• Given a large number of webpages consisting of the query word

    • Based on the hyperlink structure, find out which of the webpages are most relevant to the query

  • Similar problems:

    • Citation networks, Recommender systems


Mixing rate
Mixing rate

  • How fast the random walk converges to its limiting distribution

  • Very important for analysis/usability of algorithms

  • Mixing rates for some graphs can be very small: O(log n)


Mixing rate and spectral gap
Mixing Rate and Spectral Gap

  • Spectral gap: 1 - 2

  • It can be shown that

  • Smaller the value of 2 larger is the spectral gap, faster is the mixing rate


Recap pagerank
Recap: Pagerank

  • Simulate a random surfer by the power iteration method

  • Problems

    • Not unique if the graph is disconnected

    • 0 pagerank if there are no incoming links or if there are sinks

    • Computationally intensive?

    • Stability & Cost of recomputation (web is dynamic)

    • Does not take into account the specific query

    • Easy to fool


Pagerank
PageRank

  • The surfer jumps to an arbitrary page with non-zero probability (escape probability)

    M’ = (1-w)M + wE

  • This solves:

    • Sink problem

    • Disconnectedness

    • Converges fast if w is chosen appropriately

    • Stability and need for recomputation

  • But still ignores the query word


HITS

  • Hypertext Induced Topic Selection

    • By Jon Kleinberg, 1998

  • For each vertex v Є V in a subgraph of interest:

    • a(v) - the authority of v

    • h(v) - the hubness of v

  • A site is very authoritative if it receives many citations. Citation from important sites weight more than citations from less-important sites

  • Hubness shows the importance of a site. A good hub is a site that links to many authoritative sites



Authorities and hubs
Authorities and Hubs

5

2

3

1

1

6

4

7

h(1) = a(5) + a(6) + a(7)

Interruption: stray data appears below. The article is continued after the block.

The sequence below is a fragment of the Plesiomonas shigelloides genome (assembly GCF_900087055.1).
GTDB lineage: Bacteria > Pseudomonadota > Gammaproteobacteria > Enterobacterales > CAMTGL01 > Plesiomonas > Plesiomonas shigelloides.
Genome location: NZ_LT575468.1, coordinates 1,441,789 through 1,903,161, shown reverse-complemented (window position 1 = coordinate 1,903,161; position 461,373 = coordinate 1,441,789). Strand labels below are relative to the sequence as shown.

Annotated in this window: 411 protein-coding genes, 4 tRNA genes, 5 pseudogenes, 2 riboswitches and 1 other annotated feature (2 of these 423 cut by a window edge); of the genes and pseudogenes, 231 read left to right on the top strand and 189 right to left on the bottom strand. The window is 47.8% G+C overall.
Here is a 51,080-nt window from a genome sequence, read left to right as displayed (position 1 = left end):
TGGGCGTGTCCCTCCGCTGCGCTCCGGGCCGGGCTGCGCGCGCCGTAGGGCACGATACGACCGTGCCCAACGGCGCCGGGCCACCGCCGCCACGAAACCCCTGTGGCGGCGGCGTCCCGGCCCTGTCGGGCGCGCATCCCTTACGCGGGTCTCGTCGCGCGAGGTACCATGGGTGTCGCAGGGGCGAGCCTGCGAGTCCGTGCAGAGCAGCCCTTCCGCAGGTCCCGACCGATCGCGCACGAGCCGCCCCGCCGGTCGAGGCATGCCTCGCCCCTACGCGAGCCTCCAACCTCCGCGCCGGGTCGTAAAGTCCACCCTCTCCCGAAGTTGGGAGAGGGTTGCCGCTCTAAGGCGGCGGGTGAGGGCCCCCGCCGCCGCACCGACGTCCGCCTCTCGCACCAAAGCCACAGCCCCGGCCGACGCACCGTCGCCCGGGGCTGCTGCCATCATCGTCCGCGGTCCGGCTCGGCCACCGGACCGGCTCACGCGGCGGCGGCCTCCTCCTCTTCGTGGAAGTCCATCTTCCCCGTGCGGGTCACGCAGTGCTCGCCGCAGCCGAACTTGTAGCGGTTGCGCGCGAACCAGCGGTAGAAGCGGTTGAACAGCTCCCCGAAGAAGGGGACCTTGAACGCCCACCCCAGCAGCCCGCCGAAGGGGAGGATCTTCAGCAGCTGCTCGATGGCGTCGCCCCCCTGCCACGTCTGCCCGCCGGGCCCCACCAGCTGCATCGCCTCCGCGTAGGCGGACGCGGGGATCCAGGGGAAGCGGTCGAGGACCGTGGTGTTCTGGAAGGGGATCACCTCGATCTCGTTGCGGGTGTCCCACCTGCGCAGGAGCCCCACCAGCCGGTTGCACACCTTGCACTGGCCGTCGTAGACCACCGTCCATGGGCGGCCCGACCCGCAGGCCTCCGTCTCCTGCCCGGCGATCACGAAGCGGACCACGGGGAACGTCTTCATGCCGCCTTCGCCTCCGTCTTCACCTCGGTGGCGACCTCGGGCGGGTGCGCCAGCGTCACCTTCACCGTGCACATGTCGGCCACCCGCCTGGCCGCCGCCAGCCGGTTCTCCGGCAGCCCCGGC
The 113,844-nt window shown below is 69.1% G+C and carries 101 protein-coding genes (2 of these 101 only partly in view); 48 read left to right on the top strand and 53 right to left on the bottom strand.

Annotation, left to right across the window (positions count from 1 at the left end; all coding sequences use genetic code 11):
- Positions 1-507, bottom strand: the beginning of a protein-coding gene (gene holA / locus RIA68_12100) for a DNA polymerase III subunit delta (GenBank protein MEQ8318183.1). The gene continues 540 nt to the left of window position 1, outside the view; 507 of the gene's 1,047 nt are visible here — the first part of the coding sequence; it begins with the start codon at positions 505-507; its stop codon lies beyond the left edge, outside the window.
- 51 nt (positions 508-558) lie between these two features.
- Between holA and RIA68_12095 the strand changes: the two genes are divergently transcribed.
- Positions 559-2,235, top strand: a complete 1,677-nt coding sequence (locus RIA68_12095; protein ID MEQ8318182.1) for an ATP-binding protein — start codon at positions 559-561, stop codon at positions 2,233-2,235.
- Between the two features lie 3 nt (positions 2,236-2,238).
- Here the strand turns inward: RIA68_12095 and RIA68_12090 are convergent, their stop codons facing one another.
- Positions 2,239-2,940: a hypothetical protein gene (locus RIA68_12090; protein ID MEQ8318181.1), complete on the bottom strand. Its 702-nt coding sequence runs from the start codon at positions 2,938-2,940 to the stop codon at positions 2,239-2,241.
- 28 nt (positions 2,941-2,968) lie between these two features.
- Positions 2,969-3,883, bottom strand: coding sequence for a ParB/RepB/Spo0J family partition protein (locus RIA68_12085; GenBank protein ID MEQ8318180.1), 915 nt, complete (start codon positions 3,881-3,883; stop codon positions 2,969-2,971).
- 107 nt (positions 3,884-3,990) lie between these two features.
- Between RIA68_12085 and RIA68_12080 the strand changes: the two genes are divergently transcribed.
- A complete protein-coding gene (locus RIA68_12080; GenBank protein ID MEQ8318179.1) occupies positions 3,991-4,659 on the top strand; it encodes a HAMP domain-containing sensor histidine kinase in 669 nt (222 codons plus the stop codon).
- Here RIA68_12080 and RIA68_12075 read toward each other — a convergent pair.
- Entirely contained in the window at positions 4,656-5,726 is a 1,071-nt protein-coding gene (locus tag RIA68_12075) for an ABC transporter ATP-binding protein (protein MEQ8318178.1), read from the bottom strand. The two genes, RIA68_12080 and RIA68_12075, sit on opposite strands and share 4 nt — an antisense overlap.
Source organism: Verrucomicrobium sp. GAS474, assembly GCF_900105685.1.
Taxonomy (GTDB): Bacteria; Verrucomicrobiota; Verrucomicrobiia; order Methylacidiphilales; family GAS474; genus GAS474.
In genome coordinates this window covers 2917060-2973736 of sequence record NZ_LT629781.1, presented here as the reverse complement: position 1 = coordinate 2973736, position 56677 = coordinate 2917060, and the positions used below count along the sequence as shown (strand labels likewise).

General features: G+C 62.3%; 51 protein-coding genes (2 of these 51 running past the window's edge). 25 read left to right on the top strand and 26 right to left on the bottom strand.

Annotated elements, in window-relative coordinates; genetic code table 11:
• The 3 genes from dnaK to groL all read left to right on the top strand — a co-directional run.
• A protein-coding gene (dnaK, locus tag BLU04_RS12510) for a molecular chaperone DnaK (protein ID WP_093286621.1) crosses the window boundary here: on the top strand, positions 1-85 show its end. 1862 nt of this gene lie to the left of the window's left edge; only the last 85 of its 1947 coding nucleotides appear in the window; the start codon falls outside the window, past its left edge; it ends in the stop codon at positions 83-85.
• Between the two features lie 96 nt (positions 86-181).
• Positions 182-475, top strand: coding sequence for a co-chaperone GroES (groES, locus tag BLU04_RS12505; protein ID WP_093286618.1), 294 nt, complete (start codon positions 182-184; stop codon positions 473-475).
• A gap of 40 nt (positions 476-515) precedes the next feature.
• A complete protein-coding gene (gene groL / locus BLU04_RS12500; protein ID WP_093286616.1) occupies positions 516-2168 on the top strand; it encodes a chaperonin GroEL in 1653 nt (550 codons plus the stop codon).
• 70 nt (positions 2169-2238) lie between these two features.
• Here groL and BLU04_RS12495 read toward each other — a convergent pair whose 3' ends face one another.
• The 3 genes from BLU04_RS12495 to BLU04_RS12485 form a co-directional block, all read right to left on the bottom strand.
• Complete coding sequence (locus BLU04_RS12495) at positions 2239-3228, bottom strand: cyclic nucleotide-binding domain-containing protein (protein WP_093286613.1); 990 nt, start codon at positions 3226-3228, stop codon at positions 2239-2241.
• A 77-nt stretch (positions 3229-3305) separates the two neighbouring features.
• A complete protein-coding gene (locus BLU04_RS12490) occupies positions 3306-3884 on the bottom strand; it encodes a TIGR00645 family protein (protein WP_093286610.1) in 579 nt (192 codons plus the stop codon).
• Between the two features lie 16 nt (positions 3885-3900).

a(1) = h(2) + h(3) + h(4)


The markov chain
The Markov Chain

  • Recursive dependency:

  • a(v)  Σ h(w)

  • h(v)  Σ a(w)

w Є pa[v]

w Є ch[v]

Can you prove that it will converge?


Hits example
HITS: Example

Authority

Hubness

1 2 3 4 5 6 7 8 9 10 11 12 13 14 15

Authority and hubness weights


Limitations of hits
Limitations of HITS

  • Sink problem: Solved

  • Disconnectedness: an issue

  • Convergence: Not a problem

  • Stability: Quite robust

  • You can still fool HITS easily!

    • Tightly Knit Community (TKC) Effect



Acknowledgements
Acknowledgements

  • Some slides of these lectures are from:

    • Random Walks on Graphs: An Overview PurnamitraSarkar

    • “Link Analysis Slides” from the book

      Modeling the Internet and the Web

      Pierre Baldi, Paolo Frasconi, Padhraic Smyth


References
References

  • Basics of Random Walk:

    • L. Lovasz (1993) Random Walks on Graphs: A Survey

  • PageRank:

    • http://en.wikipedia.org/wiki/PageRank

    • K. Bryan and T. Leise, The $25,000,000 Eigenvector: The Linear Algebra Behind Google (www.rose-hulman.edu/~bryan)

  • HITS

    • J. M. Kleinberg (1999) Authorative Sources in a Hyperlinked Environment. Journal of the ACM46 (5): 604–632.


Hits on citation network
HITS on Citation Network

  • A = WTW is the co-citation matrix

    • What is A[i][j]?

  • H = WWT is the bibliographic coupling matrix

    • What is H[i][j]?

  • H. Small, Co-citation in the scientific literature: a new measure of the relationship between two documents, Journal of the American Society for Information Science24 (1973) 265–269.

  • M.M. Kessler, Bibliographic coupling between scientific papers, American Documentation 14 (1963) 10–25.


Salsa the stochastic approach for link structure analysis
SALSA: The Stochastic Approach for Link-Structure Analysis

  • Probabilistic extension of the HITS algorithm

  • Random walk is carried out by following hyperlinks both in the forward and in the backward direction

  • Two separate random walks

    • Hub walk

    • Authority walk

  • R. Lempel and S. Moran (2000) The stochastic approach for link-structure analysis (SALSA) and the TKC effect. Computer Networks 33 387-401